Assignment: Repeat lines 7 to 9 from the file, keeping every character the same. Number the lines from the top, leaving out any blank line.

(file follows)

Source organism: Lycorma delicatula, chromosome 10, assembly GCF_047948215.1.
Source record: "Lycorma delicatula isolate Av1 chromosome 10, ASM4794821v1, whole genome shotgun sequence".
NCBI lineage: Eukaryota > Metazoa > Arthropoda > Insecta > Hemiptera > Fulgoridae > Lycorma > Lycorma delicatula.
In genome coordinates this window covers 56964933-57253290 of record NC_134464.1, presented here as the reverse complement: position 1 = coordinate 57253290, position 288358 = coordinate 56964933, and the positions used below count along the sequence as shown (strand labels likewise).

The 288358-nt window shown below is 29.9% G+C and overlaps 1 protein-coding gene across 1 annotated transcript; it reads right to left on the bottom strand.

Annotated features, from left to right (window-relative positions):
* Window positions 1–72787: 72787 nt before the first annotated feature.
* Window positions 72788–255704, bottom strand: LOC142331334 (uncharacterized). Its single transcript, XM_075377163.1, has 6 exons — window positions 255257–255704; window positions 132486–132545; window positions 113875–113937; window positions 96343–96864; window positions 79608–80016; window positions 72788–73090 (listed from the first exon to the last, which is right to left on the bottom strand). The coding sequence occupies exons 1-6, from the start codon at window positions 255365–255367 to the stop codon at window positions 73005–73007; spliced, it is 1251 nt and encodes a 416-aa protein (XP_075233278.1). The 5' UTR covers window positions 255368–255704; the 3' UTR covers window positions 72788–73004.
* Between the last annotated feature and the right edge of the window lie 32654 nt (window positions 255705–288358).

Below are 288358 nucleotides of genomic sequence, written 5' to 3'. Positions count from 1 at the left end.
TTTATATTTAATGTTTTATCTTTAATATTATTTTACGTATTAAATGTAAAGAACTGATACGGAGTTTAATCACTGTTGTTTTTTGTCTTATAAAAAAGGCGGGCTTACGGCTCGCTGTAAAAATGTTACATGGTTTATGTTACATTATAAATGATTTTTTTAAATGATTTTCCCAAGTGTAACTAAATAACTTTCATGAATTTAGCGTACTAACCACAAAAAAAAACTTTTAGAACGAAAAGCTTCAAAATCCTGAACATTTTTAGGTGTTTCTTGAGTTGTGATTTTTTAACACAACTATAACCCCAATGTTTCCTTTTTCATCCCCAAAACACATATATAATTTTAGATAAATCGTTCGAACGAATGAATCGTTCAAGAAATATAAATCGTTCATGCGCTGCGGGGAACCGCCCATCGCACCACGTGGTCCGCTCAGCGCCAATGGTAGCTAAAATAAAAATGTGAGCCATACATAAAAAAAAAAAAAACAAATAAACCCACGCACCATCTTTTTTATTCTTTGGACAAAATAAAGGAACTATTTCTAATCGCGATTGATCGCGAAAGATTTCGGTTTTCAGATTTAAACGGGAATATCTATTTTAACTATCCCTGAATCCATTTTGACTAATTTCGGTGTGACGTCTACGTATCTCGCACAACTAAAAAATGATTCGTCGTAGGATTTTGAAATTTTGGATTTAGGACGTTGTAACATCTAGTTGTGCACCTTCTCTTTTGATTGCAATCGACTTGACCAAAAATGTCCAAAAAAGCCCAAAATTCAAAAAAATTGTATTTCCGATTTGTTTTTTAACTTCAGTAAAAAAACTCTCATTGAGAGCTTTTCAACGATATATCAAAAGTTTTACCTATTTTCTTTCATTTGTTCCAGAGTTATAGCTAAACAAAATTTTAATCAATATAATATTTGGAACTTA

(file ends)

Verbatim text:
* Window positions 1–72787: 72787 nt before the first annotated feature.
* Window positions 72788–255704, bottom strand: LOC142331334 (uncharacterized). Its single transcript, XM_075377163.1, has 6 exons — window positions 255257–255704; window positions 132486–132545; window positions 113875–113937; window positions 96343–96864; window positions 79608–80016; window positions 72788–73090 (listed from the first exon to the last, which is right to left on the bottom strand). The coding sequence occupies exons 1-6, from the start codon at window positions 255365–255367 to the stop codon at window positions 73005–73007; spliced, it is 1251 nt and encodes a 416-aa protein (XP_075233278.1). The 5' UTR covers window positions 255368–255704; the 3' UTR covers window positions 72788–73004.
* Between the last annotated feature and the right edge of the window lie 32654 nt (window positions 255705–288358).